How a Human Resources Director used Rapid Action - an innovative small team improvement process with a unique action learning toolkit - to solve company problems and develop new leaders.
The Fast-Start Meeting is the opportunity to get your team off to a fast and focused start on completing your mission. Deciding on the format of your Fast-Start Meeting is a key decision, as they can take one of two forms – Classic or Expanded. The purpose of this blog is to outline each and help you decide.
The Classic Fast-Start Meeting is four hours and is the most common type of Fast-Start Meeting conducted. It is perfect for teams comprised mainly of local team members where getting the group together is not a challenge. This four-hour meeting gives the group enough time to complete the Project Charter review and all activities leading to the selection of one Act-Now idea for immediate implementation.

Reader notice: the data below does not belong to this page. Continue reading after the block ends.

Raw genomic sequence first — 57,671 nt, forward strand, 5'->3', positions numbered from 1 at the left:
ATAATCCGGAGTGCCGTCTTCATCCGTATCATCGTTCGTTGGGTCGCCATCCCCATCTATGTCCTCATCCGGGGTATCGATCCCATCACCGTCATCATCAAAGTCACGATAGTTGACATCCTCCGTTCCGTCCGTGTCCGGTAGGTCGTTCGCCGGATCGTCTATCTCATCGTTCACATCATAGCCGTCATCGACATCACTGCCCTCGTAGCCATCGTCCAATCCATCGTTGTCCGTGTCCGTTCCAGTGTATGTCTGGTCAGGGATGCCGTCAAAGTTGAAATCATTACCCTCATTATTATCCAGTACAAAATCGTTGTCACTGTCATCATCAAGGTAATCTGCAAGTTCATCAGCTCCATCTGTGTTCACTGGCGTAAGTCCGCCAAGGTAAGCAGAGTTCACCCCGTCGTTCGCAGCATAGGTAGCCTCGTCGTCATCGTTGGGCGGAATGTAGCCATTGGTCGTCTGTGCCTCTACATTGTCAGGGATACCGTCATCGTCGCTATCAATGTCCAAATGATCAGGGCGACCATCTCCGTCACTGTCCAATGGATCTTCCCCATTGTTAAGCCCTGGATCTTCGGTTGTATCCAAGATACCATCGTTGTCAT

Four hours is enough time to get to action, yet it is not too long to cause fatigue for people that don’t normally participate on teams. Teams brainstorm, sort and prioritize ideas related to their mission and agree on specific assignments for converting them to action. Team Members leave with action assignments to be completed by the next meeting.
The expanded Fast-Start Meeting is growing in popularity. Teams meet for a total of 6 to 8 hours over one or two days. Expanded Fast-Start Meetings are chosen for several reasons where meeting for a full day is not a barrier. They include: An urgency to tackle the issue in less than 60 days (cycle time teams using the expanded Fast-Start Meeting can be reduced by one to two weeks if needed), meeting logistics issues (in some organizations, it is more efficient to pull people away for a full day than for 4 hours) and travel (personnel from different plants/locations).
In the expanded Fast-Start Meeting, teams spend more time converting priority ideas into action and typically develop action plans for the top 3 to 4 ideas, rather than just 1 in a classic Fast-Start Meeting.